My company recently had to appear in the Labour Court in a case where a former employee claimed wrongful dismissal.
In short, the person was employed on October 2019 prior to Covid. When the government in April 2020 asked companies to let employees work from home, we complied. When the government later lifted this request, we asked our staff to come back to the workplace. Two of them preferred to continue working from home. We preferred them to work in the office where productivity is usually higher. To work from home, they had to resign and instead sign a freelance contract. Both employees agreed to this.
In the case of the plaintiff, the regular employment was replaced with a freelance contract for the duration of one year that specified that the freelancer should invoice the company every end of the month for days worked in that month.
When there were 45 days left of that contract, the freelancer complained about not being able to log into the website and added that “It’s about time I look for another job.” Two days later, we received an invoice for the days worked up to the day. We were annoyed but quickly found a temporary replacement, paid the invoice and considered the case closed.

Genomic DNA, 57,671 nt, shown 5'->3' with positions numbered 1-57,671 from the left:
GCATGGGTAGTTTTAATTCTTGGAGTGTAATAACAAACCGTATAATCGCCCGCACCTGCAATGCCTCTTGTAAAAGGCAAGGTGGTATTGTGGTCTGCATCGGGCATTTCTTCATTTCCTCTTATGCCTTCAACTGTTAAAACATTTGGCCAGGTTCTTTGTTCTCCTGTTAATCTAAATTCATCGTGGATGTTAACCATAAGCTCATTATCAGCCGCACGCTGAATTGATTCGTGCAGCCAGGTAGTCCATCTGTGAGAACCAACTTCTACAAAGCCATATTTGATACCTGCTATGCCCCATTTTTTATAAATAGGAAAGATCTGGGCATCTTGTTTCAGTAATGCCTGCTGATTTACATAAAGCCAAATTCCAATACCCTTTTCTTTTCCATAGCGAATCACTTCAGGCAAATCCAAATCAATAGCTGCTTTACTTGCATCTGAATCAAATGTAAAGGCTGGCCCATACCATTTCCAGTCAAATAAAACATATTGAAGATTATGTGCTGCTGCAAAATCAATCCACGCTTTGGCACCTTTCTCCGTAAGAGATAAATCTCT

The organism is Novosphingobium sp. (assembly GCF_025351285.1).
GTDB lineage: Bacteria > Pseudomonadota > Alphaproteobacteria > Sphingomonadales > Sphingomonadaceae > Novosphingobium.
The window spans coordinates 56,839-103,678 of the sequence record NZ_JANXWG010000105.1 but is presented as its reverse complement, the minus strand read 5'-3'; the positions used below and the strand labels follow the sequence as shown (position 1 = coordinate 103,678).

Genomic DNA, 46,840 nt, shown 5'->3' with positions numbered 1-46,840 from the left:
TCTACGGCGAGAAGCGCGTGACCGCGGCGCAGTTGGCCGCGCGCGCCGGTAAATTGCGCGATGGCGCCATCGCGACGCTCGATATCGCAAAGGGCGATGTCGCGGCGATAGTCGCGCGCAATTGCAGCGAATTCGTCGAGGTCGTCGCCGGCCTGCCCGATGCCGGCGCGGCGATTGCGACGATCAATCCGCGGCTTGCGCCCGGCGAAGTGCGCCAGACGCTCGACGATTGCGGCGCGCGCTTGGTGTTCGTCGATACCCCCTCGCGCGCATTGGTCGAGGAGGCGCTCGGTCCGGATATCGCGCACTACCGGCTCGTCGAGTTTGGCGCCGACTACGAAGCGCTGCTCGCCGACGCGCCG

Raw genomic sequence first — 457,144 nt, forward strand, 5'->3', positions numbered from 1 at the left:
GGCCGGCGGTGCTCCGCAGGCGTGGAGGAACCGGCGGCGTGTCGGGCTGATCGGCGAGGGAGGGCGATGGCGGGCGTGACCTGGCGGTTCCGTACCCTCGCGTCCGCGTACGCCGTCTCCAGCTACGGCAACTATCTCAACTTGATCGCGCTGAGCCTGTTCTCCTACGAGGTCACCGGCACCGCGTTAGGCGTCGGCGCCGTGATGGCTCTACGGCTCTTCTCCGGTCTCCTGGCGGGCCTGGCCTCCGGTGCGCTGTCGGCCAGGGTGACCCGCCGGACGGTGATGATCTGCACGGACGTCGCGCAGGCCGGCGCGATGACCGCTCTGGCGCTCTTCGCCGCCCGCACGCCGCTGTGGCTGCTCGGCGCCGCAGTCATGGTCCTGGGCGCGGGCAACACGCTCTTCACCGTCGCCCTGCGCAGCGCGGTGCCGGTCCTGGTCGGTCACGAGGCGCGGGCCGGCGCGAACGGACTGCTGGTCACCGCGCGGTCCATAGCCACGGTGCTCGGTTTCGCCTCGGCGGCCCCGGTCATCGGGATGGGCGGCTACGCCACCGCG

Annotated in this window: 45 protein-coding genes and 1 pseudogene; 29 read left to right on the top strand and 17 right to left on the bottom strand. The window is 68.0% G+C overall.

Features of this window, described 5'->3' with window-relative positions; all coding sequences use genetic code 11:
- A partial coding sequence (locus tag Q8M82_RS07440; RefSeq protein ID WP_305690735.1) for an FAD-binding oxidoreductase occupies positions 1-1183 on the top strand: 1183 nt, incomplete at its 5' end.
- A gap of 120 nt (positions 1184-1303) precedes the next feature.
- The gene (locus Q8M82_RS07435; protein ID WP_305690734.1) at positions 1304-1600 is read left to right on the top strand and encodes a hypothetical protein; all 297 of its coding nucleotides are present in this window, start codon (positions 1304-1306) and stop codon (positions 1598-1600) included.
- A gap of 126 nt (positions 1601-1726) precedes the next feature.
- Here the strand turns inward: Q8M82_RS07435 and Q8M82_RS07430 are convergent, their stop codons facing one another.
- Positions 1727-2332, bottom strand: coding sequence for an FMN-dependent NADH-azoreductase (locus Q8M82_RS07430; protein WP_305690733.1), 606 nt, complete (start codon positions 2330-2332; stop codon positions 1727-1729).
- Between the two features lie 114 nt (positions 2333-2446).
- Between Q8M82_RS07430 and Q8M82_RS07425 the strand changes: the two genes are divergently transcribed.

A few months later, the employee went to the labour court and filed a complaint free of charge. Some days later, the company received a letter from the court demanding us to pay compensation for wrongful dismissal. The court inspector had deemed our freelance contract unlawful since we compensated the freelancer per day and not per piece.
Our company had to hire a labour law firm to fight the case – which we eventually won albeit on a technicality.
The whole case was a blatant waste of everybody’s time and money and I cannot help thinking that if Thailand had unions like in the Nordic countries, this would have been settled long before the whole apparatus was involved.
While forming unions is not illegal in Thailand, Thailand has one of the lowest unionization rates in all of South East Asia. The main reason is a paternalistic government which supports anti-union discrimination and instead offers the Labour Court as a state mechanism to protect the rights of employees.
In my opinion, allowing unions to be formed like in the Nordic countries would ultimately benefit economic development in Thailand, as more foreign countries and investors would see Thailand as a modern state that adheres to international labour standards.